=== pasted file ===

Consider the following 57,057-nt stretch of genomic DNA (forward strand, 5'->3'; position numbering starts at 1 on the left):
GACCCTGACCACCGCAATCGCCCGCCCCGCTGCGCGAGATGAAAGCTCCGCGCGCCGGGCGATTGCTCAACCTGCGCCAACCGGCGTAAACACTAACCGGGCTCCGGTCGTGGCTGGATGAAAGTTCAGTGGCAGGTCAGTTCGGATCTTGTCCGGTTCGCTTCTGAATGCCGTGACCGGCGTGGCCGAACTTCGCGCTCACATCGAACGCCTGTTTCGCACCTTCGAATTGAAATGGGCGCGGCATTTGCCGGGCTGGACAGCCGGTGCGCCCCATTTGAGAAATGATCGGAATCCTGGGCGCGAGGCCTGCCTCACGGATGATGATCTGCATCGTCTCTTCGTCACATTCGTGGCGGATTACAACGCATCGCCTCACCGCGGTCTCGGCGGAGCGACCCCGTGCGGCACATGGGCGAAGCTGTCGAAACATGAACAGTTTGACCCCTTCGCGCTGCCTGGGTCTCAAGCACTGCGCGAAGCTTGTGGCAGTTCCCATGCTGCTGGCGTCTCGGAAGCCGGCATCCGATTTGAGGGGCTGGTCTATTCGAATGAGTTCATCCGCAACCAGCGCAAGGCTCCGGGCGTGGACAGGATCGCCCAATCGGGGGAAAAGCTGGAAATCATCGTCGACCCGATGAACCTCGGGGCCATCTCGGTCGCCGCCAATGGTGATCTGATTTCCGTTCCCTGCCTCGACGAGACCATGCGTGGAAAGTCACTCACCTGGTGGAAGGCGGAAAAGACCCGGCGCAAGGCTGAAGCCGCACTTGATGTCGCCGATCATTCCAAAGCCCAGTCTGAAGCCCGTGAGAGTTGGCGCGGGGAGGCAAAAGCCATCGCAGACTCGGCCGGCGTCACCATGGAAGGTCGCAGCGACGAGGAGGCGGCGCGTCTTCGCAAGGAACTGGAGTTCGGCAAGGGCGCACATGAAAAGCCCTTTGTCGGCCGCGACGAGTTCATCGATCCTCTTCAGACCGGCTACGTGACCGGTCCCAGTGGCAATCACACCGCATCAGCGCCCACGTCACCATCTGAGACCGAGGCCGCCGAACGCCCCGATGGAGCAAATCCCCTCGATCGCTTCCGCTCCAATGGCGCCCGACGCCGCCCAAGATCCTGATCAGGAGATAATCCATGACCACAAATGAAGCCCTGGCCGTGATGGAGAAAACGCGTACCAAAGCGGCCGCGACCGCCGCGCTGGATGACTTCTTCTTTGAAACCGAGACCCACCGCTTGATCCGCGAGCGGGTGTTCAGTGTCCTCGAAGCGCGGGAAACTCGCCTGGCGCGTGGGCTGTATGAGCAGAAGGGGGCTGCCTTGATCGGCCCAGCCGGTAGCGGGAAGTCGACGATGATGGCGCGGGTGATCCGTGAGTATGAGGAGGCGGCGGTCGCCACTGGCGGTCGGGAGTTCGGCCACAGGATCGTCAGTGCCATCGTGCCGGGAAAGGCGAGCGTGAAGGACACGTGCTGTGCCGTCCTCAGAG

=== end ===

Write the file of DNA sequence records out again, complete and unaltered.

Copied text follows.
Consider the following 57,057-nt stretch of genomic DNA (forward strand, 5'->3'; position numbering starts at 1 on the left):
GACCCTGACCACCGCAATCGCCCGCCCCGCTGCGCGAGATGAAAGCTCCGCGCGCCGGGCGATTGCTCAACCTGCGCCAACCGGCGTAAACACTAACCGGGCTCCGGTCGTGGCTGGATGAAAGTTCAGTGGCAGGTCAGTTCGGATCTTGTCCGGTTCGCTTCTGAATGCCGTGACCGGCGTGGCCGAACTTCGCGCTCACATCGAACGCCTGTTTCGCACCTTCGAATTGAAATGGGCGCGGCATTTGCCGGGCTGGACAGCCGGTGCGCCCCATTTGAGAAATGATCGGAATCCTGGGCGCGAGGCCTGCCTCACGGATGATGATCTGCATCGTCTCTTCGTCACATTCGTGGCGGATTACAACGCATCGCCTCACCGCGGTCTCGGCGGAGCGACCCCGTGCGGCACATGGGCGAAGCTGTCGAAACATGAACAGTTTGACCCCTTCGCGCTGCCTGGGTCTCAAGCACTGCGCGAAGCTTGTGGCAGTTCCCATGCTGCTGGCGTCTCGGAAGCCGGCATCCGATTTGAGGGGCTGGTCTATTCGAATGAGTTCATCCGCAACCAGCGCAAGGCTCCGGGCGTGGACAGGATCGCCCAATCGGGGGAAAAGCTGGAAATCATCGTCGACCCGATGAACCTCGGGGCCATCTCGGTCGCCGCCAATGGTGATCTGATTTCCGTTCCCTGCCTCGACGAGACCATGCGTGGAAAGTCACTCACCTGGTGGAAGGCGGAAAAGACCCGGCGCAAGGCTGAAGCCGCACTTGATGTCGCCGATCATTCCAAAGCCCAGTCTGAAGCCCGTGAGAGTTGGCGCGGGGAGGCAAAAGCCATCGCAGACTCGGCCGGCGTCACCATGGAAGGTCGCAGCGACGAGGAGGCGGCGCGTCTTCGCAAGGAACTGGAGTTCGGCAAGGGCGCACATGAAAAGCCCTTTGTCGGCCGCGACGAGTTCATCGATCCTCTTCAGACCGGCTACGTGACCGGTCCCAGTGGCAATCACACCGCATCAGCGCCCACGTCACCATCTGAGACCGAGGCCGCCGAACGCCCCGATGGAGCAAATCCCCTCGATCGCTTCCGCTCCAATGGCGCCCGACGCCGCCCAAGATCCTGATCAGGAGATAATCCATGACCACAAATGAAGCCCTGGCCGTGATGGAGAAAACGCGTACCAAAGCGGCCGCGACCGCCGCGCTGGATGACTTCTTCTTTGAAACCGAGACCCACCGCTTGATCCGCGAGCGGGTGTTCAGTGTCCTCGAAGCGCGGGAAACTCGCCTGGCGCGTGGGCTGTATGAGCAGAAGGGGGCTGCCTTGATCGGCCCAGCCGGTAGCGGGAAGTCGACGATGATGGCGCGGGTGATCCGTGAGTATGAGGAGGCGGCGGTCGCCACTGGCGGTCGGGAGTTCGGCCACAGGATCGTCAGTGCCATCGTGCCGGGAAAGGCGAGCGTGAAGGACACGTGCTGTGCCGTCCTCAGAG